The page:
Votive Holder Becomes a Vase!

I’ve had this pretty cool set of  chunky glass votive holders for quite a few years now, but have stopped using them. In fact, I even set them aside to donate with my next thrifting purge.

Chunky Glass Votive Holder

I still actually quite like them, but you know how it is. Sometimes you just move on.

And I really had moved on… until I brought home a bunch of tulips the other day. I have vases, but I was feeling restless, and wanted a change.

For some reason these votive holders came to mind, and then it all fell into place.

Chunky Glass Votive Holder turned Vase

Sometimes it pays to think outside of the box!

Tulip Collage

An unexpected bonus – the inverted dip for the votive became a great stabilizer for holding the tulips upright and in place!

Tulips in Votive Holder

I have decided to keep them after all. Whether or not they’ll see candles again is hard to say, but I know they’ll see tulips again soon… I have three of these chunky vessels and I think a trio for Easter might be kind of nice!

How about you? Have you given something a new purpose lately? If so, what did you do?

Thanks for stopping by!

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Photographs by Sheila Zeller; Please link and credit if you choose to use! :-)

Multi-purposing Ombre Barware: Transitioning Flowers from Morning to Night!

Vintage barware can be so much more than meets the eye – you just have to see it with a different eye! Here I take an everyday floral bouquet, and present it in a bouquet of vintage ombre vessels showing you how to multi-purpose the barware, and transition flowers from morning to night!

These are the ombre vessels I started with…

Vintage Silver Ombre Carafes & PitchersFrom L-R, a 1950-60s Vitreon Queens Lustreware carafe, Libbey carafe and Vitreon Queens cocktail pitcher.

I also selected an embossed ombre roly poly (below). This roly has a lot of its ombre worn off around the embossed pattern, so it’s become a spare in the Audrey collection – not for sale, but too pretty to ignore. The everyday bouquet you see is a simple mix of flowers in deep reds and white. To honour this coming Saint Patrick’s Day I picked up a pot of Irish Moss and some extra filler in bright pops of green!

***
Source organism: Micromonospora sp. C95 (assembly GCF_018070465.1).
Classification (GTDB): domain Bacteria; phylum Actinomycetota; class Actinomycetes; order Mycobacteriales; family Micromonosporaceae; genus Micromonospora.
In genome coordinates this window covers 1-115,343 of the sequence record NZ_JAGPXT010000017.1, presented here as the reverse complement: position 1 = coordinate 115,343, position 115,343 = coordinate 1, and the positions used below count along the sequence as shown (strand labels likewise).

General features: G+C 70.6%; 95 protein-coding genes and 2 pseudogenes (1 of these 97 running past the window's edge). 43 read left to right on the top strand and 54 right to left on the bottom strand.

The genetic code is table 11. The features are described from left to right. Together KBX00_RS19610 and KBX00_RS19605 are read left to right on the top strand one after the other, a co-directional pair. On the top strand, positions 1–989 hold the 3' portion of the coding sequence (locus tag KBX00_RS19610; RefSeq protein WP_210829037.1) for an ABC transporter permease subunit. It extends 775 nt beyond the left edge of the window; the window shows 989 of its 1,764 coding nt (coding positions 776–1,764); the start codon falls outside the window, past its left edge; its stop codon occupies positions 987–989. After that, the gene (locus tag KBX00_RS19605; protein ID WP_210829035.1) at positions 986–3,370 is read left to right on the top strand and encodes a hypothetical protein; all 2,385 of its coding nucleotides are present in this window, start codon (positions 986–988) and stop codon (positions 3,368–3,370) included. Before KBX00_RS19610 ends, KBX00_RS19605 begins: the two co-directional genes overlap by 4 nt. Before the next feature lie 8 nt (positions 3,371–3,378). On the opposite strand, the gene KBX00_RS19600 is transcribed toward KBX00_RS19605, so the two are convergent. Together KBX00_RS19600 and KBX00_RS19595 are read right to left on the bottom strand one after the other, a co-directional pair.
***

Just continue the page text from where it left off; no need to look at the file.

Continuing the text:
Embossed Ombre Roly Poly

I’ve put my own spin on a current and popular  trend to group different but similar vases together with the same type of flower. See more of the latest trends over at ProFlowers blog here! Instead of staying with the same flower, it’s the mercury fade (ombre) that I’m highlighting as the common theme. My twist is taking the every day bouquet from a daytime setting to an evening presentation!

Ombre Barware as Vases

These mini brandy snifters are more seconds in Audrey’s mix, but I refuse to say, all is lost. I opted to incorporate candles into this theme and decided to use them for tealight holders instead! Pairing candlelight with the ombre’s reflective surface was simply a natural fit.

By planting the Irish Moss in the roly poly, I was able to camouflage the worn ombre, and give this vintage glass new life.

Embossed Ombre Roly Poly as a Planter

The flicker of candlelight made the embossed pattern come alive.

Embossed Ombre Roly Poly in Candlelight

To reinforce the silver reflective theme, I’ve set the roly on a 1960s Park Sherman crystal coaster with a silver plated rim, and the tealights on Kimiko mercury glass coasters.

And to pull everything together the arrangement of flowers, candles and coasters have been set out on a vintage Canadian ‘Silhouette Quality’ tin tray with a leaf pattern that reinforces the cut stems and greenery.

Ombre Vessels in Flower Arrangements

I’ve set the tray on layered linen tea towels to warm and soften the feel of the cool, reflective surfaces, to define the overall presentation, and to pull together the colour scheme. The tea towels are what make this presentation work by day, giving it a cheery, relaxed feel.

I’ve kept the floral presentation more casual by adding Bear Grass, allowing it to whisp freely and umbrella the tray.

Vintage Canadian 'Silhouette Quality' Tin Tray

It’s the deep coloured flowers, the candles and reflective surfaces of the sleek, elegant ombre that make this presentation work by night!